Diplo is a Swiss-Maltese non-governmental organisation that specialises on capacity development in the field of internet governance and digital policy. Established in 2002, Diplo, among other things, works to improve the role of small and developing states in global diplomacy by:
- Training officials through online courses, workshops and simulation exercises;
- Developing capacity on Internet governance, data, artificial intelligence, and other emerging tech issues;
- Promoting and developing digital tools for inclusive and impactful governance and policy-making.
Over the years, Diplo has successfully trained over 6,400 alumni from over 200 countries and territories, including individuals working in governments, the private and civil sector, media, and academia.
Since 2014, Diplo has been operating the Geneva Internet Platform (GIP) which provides a neutral and inclusive space for digital policy debates, digital policy monitoring and analysis, and capacity development. Its activities are implemented through just-in-time briefings and events, policy research, and the Digital Watch online observatory which serves as a comprehensive one-stop shop for the latest digital policy developments, overviews, trends, events, actors, instruments, and other resources.
Diplo’s capacity development support begins with individuals, but through the activities of these individuals, our impact reaches into larger systems of which they and their organisations are a part.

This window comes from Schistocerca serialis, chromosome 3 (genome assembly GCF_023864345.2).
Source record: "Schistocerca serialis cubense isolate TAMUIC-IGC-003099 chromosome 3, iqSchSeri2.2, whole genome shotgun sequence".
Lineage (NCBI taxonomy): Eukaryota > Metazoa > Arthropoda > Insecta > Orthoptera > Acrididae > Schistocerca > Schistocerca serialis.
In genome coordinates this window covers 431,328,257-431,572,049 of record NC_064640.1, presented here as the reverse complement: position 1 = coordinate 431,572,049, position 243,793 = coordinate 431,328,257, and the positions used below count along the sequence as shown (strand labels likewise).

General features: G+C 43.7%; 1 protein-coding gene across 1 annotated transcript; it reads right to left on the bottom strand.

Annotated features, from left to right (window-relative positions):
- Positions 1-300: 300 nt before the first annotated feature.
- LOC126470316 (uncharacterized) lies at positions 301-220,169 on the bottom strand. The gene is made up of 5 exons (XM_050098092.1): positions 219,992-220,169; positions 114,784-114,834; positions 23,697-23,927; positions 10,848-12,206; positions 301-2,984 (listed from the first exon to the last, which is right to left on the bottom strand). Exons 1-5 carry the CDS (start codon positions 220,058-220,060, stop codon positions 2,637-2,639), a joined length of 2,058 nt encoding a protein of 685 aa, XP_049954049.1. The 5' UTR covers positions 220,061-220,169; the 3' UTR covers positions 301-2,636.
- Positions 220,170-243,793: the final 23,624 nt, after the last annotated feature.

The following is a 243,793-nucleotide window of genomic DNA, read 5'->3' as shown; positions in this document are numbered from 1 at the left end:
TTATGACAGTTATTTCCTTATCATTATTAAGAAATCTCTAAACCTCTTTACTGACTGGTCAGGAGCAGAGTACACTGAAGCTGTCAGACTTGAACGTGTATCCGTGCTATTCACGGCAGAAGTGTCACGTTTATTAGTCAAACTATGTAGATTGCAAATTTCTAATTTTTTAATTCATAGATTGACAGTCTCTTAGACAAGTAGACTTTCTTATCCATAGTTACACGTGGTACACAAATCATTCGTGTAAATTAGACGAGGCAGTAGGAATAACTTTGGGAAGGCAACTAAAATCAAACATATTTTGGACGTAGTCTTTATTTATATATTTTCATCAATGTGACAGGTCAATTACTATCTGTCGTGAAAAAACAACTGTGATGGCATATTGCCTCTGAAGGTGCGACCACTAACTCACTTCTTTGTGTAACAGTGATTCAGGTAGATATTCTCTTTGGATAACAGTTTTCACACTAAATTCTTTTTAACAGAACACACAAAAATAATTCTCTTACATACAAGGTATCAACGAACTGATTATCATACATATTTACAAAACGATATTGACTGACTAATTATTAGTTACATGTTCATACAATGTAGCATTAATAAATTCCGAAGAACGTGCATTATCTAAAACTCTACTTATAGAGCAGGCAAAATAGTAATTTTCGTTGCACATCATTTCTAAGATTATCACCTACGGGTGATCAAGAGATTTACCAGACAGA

Diplo’s capacity development activities center around education, online training, courses, workshops, as well as online events, webinars, and research of topics such as AI, big data, science diplomacy, and cybersecurity.
Online training and courses
Diplo organises and conducts courses and training programmes in contemporary diplomacy and digital affairs, in particular for developing countries. Some of the thematic areas include multilateral and bilateral diplomacy, language and diplomacy, as well as tech oriented subjects including cybersecurity, and internet governance.
Combining a highly developed learning methodology with our unique online learning platform, our courses are flexible, personal, and interactive. Courses are delivered online, face-to-face, and in a blended format.
In cooperation with the University of Malta, Diplo also offers an online Master/Postgraduate Diploma in Contemporary Diplomacy that helps students build knowledge and practical skills for addressing current challenges in diplomacy and international relations, including Internet governance, AI, and data. In addition, the Advanced Diploma in Internet Governance programme gives current and future Internet policymakers a solid foundation in practical and diplomatic skills, as well as the knowledge and techniques necessary to engage effectively in international policy processes.
In 2020, Diplo launched two new courses in response to increasing tech developments and COVID-19: a course on artificial intelligence (AI), and a course on organising and moderating online events.